0141 222 7951

When it comes to dealing with the estate of someone who has recently died, several legal steps must be carried out before the deceased's estate can be distributed amongst the beneficiaries identified in their Will, or in line with the Rules of Intestacy if there is no Will. Some stages, particularly those that require documents to be issued by the court, will require fees to be paid. While the overall cost of winding up an estate will vary depending on the nature of the estate itself, the following provides guidance on what family members and executors should expect to pay in order to wind up an estate.

Obtaining Confirmation

An executor will be required to obtain confirmation before they can deal with property owned by the deceased at the time of their death. Often referred to as a ‘letter of confirmation', this is a legal document that is granted by the court to provide proof that the executor is authorised to access these assets and will require to be presented to institutions such as banks, insurance companies and mortgage providers to demonstrate this. To obtain confirmation, an inventory detailing all of the property, money and other assets that make up the estate must be produced.

The court charges a fee for an application for confirmation to be lodged, which varies depending on the value of the estate. In Scotland, fees are charged at a different rate from England and Wales. Applications are made to the Sheriff Court, which charges a fee for receiving and examining the inventory. The costs are:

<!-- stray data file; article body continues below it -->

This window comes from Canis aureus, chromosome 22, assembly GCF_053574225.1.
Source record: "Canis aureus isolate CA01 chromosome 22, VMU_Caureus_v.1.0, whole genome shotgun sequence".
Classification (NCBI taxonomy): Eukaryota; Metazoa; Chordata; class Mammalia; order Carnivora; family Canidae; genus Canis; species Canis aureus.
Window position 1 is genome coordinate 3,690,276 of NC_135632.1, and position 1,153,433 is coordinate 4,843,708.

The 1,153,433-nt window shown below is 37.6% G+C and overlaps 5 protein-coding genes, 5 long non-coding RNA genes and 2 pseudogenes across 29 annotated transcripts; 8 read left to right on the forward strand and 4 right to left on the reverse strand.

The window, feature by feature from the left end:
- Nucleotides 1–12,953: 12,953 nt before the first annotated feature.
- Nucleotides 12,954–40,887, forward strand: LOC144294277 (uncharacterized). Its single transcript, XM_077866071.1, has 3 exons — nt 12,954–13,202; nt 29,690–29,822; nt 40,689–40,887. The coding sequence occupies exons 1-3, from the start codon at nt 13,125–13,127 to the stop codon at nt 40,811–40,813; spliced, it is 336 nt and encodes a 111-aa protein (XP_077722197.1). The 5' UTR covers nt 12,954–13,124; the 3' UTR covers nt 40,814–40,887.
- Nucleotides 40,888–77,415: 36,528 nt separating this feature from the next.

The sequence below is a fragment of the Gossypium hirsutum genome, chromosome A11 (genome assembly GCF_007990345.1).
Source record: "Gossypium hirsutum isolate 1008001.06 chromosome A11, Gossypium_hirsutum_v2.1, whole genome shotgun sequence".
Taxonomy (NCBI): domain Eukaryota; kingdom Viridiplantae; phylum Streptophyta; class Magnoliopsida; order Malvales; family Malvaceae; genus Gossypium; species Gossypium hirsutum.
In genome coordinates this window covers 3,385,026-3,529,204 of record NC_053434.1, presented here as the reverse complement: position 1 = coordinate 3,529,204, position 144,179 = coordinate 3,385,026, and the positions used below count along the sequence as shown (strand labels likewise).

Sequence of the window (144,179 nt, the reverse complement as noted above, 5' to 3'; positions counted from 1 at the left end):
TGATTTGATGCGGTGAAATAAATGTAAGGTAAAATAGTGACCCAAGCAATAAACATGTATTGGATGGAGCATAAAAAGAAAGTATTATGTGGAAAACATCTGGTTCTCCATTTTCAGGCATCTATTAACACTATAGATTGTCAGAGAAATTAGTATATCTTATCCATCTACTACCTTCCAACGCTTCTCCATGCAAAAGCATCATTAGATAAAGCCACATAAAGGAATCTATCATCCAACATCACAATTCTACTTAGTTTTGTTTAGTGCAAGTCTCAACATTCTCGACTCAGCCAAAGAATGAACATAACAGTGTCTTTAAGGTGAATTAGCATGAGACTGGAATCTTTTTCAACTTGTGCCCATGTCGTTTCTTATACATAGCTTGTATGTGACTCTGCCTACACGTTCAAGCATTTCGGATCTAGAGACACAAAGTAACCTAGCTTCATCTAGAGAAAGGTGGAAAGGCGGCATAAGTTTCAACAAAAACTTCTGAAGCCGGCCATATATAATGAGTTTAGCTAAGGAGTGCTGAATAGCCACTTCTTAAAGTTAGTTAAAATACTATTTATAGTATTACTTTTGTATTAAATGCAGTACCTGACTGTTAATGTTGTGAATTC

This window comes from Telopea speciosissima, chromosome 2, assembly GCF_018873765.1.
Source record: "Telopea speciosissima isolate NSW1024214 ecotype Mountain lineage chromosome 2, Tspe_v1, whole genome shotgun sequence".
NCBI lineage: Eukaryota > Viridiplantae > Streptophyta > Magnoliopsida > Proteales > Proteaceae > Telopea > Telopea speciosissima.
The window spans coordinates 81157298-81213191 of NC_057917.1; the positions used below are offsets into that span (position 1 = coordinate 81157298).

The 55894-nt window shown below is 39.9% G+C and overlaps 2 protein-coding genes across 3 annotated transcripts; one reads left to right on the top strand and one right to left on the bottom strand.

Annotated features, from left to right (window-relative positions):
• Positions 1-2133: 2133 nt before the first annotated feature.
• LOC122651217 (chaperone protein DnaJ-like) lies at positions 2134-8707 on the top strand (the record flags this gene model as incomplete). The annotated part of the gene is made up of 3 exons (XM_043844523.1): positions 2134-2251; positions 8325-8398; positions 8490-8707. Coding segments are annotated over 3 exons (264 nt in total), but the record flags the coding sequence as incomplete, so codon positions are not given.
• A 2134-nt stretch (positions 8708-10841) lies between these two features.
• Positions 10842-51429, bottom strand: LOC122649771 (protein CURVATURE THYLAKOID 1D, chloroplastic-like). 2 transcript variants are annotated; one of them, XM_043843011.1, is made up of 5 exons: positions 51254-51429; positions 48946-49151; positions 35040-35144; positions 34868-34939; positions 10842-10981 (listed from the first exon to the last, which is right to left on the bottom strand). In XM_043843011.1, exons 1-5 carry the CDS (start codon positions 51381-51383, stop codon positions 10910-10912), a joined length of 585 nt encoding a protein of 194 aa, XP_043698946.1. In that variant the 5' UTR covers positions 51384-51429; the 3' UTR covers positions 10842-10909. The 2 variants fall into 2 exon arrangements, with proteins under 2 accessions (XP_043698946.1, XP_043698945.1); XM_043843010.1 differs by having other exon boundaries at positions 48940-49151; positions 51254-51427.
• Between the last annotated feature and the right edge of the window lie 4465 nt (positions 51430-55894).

• Estates up to the value of £50,000 – no fee
  • Estates valued between £50,000.01 and £250,000 – £261
  • Estates worth more than £250,000 – £522

There are additional fees for copies of the certificate that the court will produce to prove that confirmation has been obtained. At present, the fee charged for a copy of the certificate is £8. You may need multiple copies of this if you are dealing with many different institutions in the course of winding up the estate.

Inheritance Tax

Inheritance Tax (IHT) is paid on a person’s estate when they die if the total value of the estate is over £325,000. At the moment, the rate of IHT is 40%. For IHT purposes, an estate is considered to be:

  • The person’s house and any other property they owned
  • Money held in bank, building or savings accounts
  • Shares and investments
  • ISAs
  • The person’s possessions, such as a car or any antiques they owned
  • Any sums due to be paid out under an insurance policy
  • A right to share in a deceased’s estate

An outstanding IHT bill must be paid before assets can be distributed amongst the desired beneficiaries.

Contact our Expert Executry & Probate Solicitors Glasgow, Scotland

The specialist executry solicitors at Wilson & Fish can provide comprehensive support on all matters concerning the winding up of an estate. Our team is based in Glasgow, but we regularly work with clients across Scotland including Ayrshire, FalkirkEdinburgh, Aberdeen, Dundee, Paisley, East Kilbride and Stirling. Speak to one of our friendly and approachable executry lawyers today by calling 0141 222 7951, or fill in our online enquiry form.

Contact Wilson & Fish Solicitors
Our specialists can help advise you today.

We act for clients across Scotland

Get in touch